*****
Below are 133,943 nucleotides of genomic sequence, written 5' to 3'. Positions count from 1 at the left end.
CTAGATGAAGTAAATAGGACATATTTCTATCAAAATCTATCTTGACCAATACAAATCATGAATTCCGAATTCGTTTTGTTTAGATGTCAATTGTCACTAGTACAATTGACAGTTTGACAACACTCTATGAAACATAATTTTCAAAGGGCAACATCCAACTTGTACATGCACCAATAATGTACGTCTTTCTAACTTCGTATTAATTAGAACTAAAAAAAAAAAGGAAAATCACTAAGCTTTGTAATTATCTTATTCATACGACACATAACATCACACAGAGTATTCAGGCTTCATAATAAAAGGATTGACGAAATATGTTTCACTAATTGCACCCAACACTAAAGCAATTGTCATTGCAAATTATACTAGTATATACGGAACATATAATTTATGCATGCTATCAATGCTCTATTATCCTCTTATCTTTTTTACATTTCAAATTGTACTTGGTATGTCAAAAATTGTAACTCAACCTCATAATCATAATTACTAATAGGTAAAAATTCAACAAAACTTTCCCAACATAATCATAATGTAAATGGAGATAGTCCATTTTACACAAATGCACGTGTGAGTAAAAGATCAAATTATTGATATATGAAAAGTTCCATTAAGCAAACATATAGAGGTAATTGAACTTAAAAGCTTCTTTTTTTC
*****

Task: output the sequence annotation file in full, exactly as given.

Below are 133,943 nucleotides of genomic sequence, written 5' to 3'. Positions count from 1 at the left end.
CTAGATGAAGTAAATAGGACATATTTCTATCAAAATCTATCTTGACCAATACAAATCATGAATTCCGAATTCGTTTTGTTTAGATGTCAATTGTCACTAGTACAATTGACAGTTTGACAACACTCTATGAAACATAATTTTCAAAGGGCAACATCCAACTTGTACATGCACCAATAATGTACGTCTTTCTAACTTCGTATTAATTAGAACTAAAAAAAAAAAGGAAAATCACTAAGCTTTGTAATTATCTTATTCATACGACACATAACATCACACAGAGTATTCAGGCTTCATAATAAAAGGATTGACGAAATATGTTTCACTAATTGCACCCAACACTAAAGCAATTGTCATTGCAAATTATACTAGTATATACGGAACATATAATTTATGCATGCTATCAATGCTCTATTATCCTCTTATCTTTTTTACATTTCAAATTGTACTTGGTATGTCAAAAATTGTAACTCAACCTCATAATCATAATTACTAATAGGTAAAAATTCAACAAAACTTTCCCAACATAATCATAATGTAAATGGAGATAGTCCATTTTACACAAATGCACGTGTGAGTAAAAGATCAAATTATTGATATATGAAAAGTTCCATTAAGCAAACATATAGAGGTAATTGAACTTAAAAGCTTCTTTTTTTC